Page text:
Pharmaceutical giant Pfizer on Monday announced that their coronavirus vaccine candidate was approximately 90% effective, according to early data in a large-scale study. But Governor Murphy cautioned that despite the good news, it would take months before there are enough vaccines available to return to normalcy.
At his daily press conference on Monday, the governor said that New Jersey still has a dark winter ahead of it, as a “twindemic” of coronavirus and influenza infections could overwhelm state medical resources. Governor Murphy announced new statewide restrictions that will go into effect Friday on bars and restaurants and urged residents to redouble their efforts in complying with rules enacted to mitigate the spread of Covid-19, including social distancing, hand washing, and wearing face masks.
When a vaccine does become available, New Jersey is expected to receive about 50,000 vaccines in the first batch, not nearly enough to inoculate the majority of the population. Those first 50,000 are intended to go to health care workers who are fighting on the front lines of the coronavirus pandemic every day. There are, however, some issues even with that. In a recent poll, only 40% of New Jersey nurses said they would receive the vaccine, with many worried that it was rushed through the testing period and could have significant side effects.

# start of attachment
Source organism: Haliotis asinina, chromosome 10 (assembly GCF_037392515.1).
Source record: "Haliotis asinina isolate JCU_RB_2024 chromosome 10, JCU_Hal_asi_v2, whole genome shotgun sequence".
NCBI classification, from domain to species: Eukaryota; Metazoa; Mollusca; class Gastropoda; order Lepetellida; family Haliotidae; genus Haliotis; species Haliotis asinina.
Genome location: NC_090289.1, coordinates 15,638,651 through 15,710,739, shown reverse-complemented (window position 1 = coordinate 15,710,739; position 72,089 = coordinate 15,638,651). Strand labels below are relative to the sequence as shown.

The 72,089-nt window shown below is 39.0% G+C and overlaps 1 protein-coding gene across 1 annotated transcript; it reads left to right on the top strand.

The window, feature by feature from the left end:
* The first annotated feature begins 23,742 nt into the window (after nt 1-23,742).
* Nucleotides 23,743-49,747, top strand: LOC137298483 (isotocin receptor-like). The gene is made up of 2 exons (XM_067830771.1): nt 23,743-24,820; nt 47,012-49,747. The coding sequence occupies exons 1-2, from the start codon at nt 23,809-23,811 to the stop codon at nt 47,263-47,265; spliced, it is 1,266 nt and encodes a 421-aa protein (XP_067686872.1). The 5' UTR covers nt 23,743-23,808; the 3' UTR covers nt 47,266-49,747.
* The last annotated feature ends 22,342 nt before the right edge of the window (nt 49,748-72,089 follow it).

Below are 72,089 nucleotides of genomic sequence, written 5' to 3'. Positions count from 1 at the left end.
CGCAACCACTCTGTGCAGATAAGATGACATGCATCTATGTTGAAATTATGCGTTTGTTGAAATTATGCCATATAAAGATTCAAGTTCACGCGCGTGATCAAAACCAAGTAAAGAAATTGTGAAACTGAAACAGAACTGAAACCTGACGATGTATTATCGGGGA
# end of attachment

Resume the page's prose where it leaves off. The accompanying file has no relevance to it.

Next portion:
Still, Governor Murphy said that he spoke to Dr. Anthony Fauci, who heads the White House Coronavirus Task Force, who said that he believes that mass inoculation will be taking place sometime in the spring.
But that is only if everything goes as planned. A vaccine will still need to finish its trials and be approved by the FDA. And then the vaccine would need to be manufactured and distributed, a process that sounds simpler than it is in reality.
So, despite the good news of a coronavirus vaccine appearing to give antibodies to those who take it, the end of Covid-19 and the restrictions that go along with it, is still not quite in sight.